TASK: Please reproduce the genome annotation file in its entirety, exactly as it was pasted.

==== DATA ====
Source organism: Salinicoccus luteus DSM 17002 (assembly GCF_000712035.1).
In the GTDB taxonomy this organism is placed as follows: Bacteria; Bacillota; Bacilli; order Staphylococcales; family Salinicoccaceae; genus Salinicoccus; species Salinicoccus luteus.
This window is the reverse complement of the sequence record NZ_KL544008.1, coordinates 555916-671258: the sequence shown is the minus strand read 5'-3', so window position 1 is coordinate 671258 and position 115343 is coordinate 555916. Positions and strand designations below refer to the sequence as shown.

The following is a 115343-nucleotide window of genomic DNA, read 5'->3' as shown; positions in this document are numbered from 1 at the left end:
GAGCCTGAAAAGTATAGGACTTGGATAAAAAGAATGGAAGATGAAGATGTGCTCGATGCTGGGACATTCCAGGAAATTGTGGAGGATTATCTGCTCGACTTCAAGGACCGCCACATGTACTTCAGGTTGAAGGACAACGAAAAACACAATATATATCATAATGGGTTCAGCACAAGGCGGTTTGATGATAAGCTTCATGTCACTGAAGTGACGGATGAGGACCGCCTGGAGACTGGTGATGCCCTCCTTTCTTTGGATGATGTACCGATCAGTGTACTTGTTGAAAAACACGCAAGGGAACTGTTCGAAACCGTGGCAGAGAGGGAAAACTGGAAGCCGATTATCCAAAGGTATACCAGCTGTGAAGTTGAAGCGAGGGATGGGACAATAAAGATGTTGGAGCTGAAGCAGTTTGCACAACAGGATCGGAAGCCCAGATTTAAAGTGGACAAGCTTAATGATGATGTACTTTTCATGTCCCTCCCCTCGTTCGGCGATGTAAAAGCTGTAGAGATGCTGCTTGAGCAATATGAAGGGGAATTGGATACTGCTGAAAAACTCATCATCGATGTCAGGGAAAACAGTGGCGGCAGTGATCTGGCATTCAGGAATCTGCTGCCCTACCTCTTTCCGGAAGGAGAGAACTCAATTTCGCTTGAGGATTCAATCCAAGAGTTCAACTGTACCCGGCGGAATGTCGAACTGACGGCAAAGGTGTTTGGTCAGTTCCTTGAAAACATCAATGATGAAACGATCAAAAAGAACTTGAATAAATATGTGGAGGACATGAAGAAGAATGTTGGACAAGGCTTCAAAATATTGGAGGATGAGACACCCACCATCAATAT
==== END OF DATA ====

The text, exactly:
Source organism: Salinicoccus luteus DSM 17002 (assembly GCF_000712035.1).
In the GTDB taxonomy this organism is placed as follows: Bacteria; Bacillota; Bacilli; order Staphylococcales; family Salinicoccaceae; genus Salinicoccus; species Salinicoccus luteus.
This window is the reverse complement of the sequence record NZ_KL544008.1, coordinates 555916-671258: the sequence shown is the minus strand read 5'-3', so window position 1 is coordinate 671258 and position 115343 is coordinate 555916. Positions and strand designations below refer to the sequence as shown.

The following is a 115343-nucleotide window of genomic DNA, read 5'->3' as shown; positions in this document are numbered from 1 at the left end:
GAGCCTGAAAAGTATAGGACTTGGATAAAAAGAATGGAAGATGAAGATGTGCTCGATGCTGGGACATTCCAGGAAATTGTGGAGGATTATCTGCTCGACTTCAAGGACCGCCACATGTACTTCAGGTTGAAGGACAACGAAAAACACAATATATATCATAATGGGTTCAGCACAAGGCGGTTTGATGATAAGCTTCATGTCACTGAAGTGACGGATGAGGACCGCCTGGAGACTGGTGATGCCCTCCTTTCTTTGGATGATGTACCGATCAGTGTACTTGTTGAAAAACACGCAAGGGAACTGTTCGAAACCGTGGCAGAGAGGGAAAACTGGAAGCCGATTATCCAAAGGTATACCAGCTGTGAAGTTGAAGCGAGGGATGGGACAATAAAGATGTTGGAGCTGAAGCAGTTTGCACAACAGGATCGGAAGCCCAGATTTAAAGTGGACAAGCTTAATGATGATGTACTTTTCATGTCCCTCCCCTCGTTCGGCGATGTAAAAGCTGTAGAGATGCTGCTTGAGCAATATGAAGGGGAATTGGATACTGCTGAAAAACTCATCATCGATGTCAGGGAAAACAGTGGCGGCAGTGATCTGGCATTCAGGAATCTGCTGCCCTACCTCTTTCCGGAAGGAGAGAACTCAATTTCGCTTGAGGATTCAATCCAAGAGTTCAACTGTACCCGGCGGAATGTCGAACTGACGGCAAAGGTGTTTGGTCAGTTCCTTGAAAACATCAATGATGAAACGATCAAAAAGAACTTGAATAAATATGTGGAGGACATGAAGAAGAATGTTGGACAAGGCTTCAAAATATTGGAGGATGAGACACCCACCATCAATAT